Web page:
British citizen’s arrest in Kyrgyzstan raises concerns about commitment to democracy

Thursday, April 22, 2010

Briton’s arrest in Kyrgyzstan raises concerns

BISHKEK, Kyrgyzstan — Colleagues and relatives of a British citizen kept in solitary confinement in Kyrgyzstan demanded Thursday that his human rights be respected, in a case that is adding to concerns about the new government’s commitment to democracy.

The provisional government has been securing control over the Central Asian country after violent clashes this month that left dozens dead and drove out President Kurmanbek Bakiyev.

Vugar Khalilov, a British citizen who was born in Azerbaijan, has been held for more than 10 days with little access to his lawyer or British diplomats, his supporters said.

He has been charged with money laundering, but his supporters claim the charges are politically driven. The clients served by Khalilov’s public relations company included Bakiyev and a bank with alleged ties to one of his sons.

“We believe that he and his firm were targeted because of the political ties of some of its clients, but ultimately the motive appears to be to silence him and ensure that he cannot speak to journalists,” Khalilov’s supporters said in a statement.

His case is among a number of issues that have prompted worries over the fragile anti-Bakiyev coalition that swept to power amid widespread discontent over worsening living conditions, corruption and the decline of political freedoms.

New York-based Human Rights Watch has urged the provisional authorities to investigate the deadly clashes that broke out April 7 between police and demonstrators, some of whom were armed, outside the main government building in Bishkek, the capital.

“In the highly politicized situation in Kyrgyzstan, international participation in an investigation will help to safeguard against accusations of bias,” Human Rights Watch researcher Andrea Berg said in the statement Wednesday. “But the government should act quickly.”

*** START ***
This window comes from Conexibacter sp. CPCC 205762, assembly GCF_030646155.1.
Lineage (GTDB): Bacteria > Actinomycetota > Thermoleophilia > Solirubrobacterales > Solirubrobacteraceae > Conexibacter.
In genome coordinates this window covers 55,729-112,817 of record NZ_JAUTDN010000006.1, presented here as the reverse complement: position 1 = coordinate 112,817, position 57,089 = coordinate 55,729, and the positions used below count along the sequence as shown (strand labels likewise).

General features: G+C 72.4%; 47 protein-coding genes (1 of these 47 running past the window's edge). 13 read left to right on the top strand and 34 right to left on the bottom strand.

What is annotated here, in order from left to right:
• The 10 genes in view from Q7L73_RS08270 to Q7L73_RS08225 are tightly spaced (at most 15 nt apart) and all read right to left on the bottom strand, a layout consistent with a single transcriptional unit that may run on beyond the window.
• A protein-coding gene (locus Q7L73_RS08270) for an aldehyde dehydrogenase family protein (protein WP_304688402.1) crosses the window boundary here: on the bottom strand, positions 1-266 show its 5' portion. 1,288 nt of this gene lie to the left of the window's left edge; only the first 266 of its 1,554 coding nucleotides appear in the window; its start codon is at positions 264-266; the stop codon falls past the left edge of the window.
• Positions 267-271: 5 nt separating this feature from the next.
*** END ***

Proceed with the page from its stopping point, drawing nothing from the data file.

Kyrgyz state television has repeatedly broadcast footage of the clashes, describing the anti-government demonstrators as martyrs. Police complain that no mention is ever made of the casualties among their ranks.

Human Rights Watch noted that demonstrators played a role in the escalation of the confrontation, including firing at the government building from an armored personnel carrier they had hijacked.

On Tuesday, Paris-based Human Rights Watch expressed concerns about limitations imposed on TV stations and newspapers in areas of southern Kyrgyzstan where Bakiyev retains pockets of support.

“The new authorities (seem) to fear media coverage of Bakiyev and his supporters,” Reporters Without Borders said.

The interim government has cited the need to preserve order and avoid acts of provocation by Bakiyev supporters as the reason for the controls imposed on the media.

Catherine Ashton, the European Union foreign affairs and security chief, said Tuesday in a speech to the European Parliament that Kyrgyzstan’s interim authorities would have to prove their legitimacy and commitment to democracy before receiving any EU support.


Associated Press writer Peter Leonard contributed to this report from Almaty, Kazakhstan.

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